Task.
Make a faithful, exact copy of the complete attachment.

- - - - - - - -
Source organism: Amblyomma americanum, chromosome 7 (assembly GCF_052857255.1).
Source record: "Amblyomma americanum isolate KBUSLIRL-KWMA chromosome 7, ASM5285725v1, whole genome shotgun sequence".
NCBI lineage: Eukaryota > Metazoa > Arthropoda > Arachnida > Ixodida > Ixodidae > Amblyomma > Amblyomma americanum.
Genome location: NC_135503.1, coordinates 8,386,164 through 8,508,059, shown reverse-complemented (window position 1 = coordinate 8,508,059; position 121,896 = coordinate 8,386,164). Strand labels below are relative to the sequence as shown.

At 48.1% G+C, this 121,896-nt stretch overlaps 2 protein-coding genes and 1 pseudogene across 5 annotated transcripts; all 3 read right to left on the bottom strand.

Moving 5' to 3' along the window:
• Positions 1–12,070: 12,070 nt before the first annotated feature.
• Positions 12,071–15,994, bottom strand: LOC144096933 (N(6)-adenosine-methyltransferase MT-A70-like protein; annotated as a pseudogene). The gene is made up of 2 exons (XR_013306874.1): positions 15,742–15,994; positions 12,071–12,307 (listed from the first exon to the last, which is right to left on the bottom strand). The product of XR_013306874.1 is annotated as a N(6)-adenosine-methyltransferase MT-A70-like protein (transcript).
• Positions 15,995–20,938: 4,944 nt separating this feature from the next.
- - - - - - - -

Source organism: Amblyomma americanum, chromosome 7 (assembly GCF_052857255.1).
Source record: "Amblyomma americanum isolate KBUSLIRL-KWMA chromosome 7, ASM5285725v1, whole genome shotgun sequence".
NCBI lineage: Eukaryota > Metazoa > Arthropoda > Arachnida > Ixodida > Ixodidae > Amblyomma > Amblyomma americanum.
Genome location: NC_135503.1, coordinates 8,386,164 through 8,508,059, shown reverse-complemented (window position 1 = coordinate 8,508,059; position 121,896 = coordinate 8,386,164). Strand labels below are relative to the sequence as shown.

At 48.1% G+C, this 121,896-nt stretch overlaps 2 protein-coding genes and 1 pseudogene across 5 annotated transcripts; all 3 read right to left on the bottom strand.

Moving 5' to 3' along the window:
• Positions 1–12,070: 12,070 nt before the first annotated feature.
• Positions 12,071–15,994, bottom strand: LOC144096933 (N(6)-adenosine-methyltransferase MT-A70-like protein; annotated as a pseudogene). The gene is made up of 2 exons (XR_013306874.1): positions 15,742–15,994; positions 12,071–12,307 (listed from the first exon to the last, which is right to left on the bottom strand). The product of XR_013306874.1 is annotated as a N(6)-adenosine-methyltransferase MT-A70-like protein (transcript).
• Positions 15,995–20,938: 4,944 nt separating this feature from the next.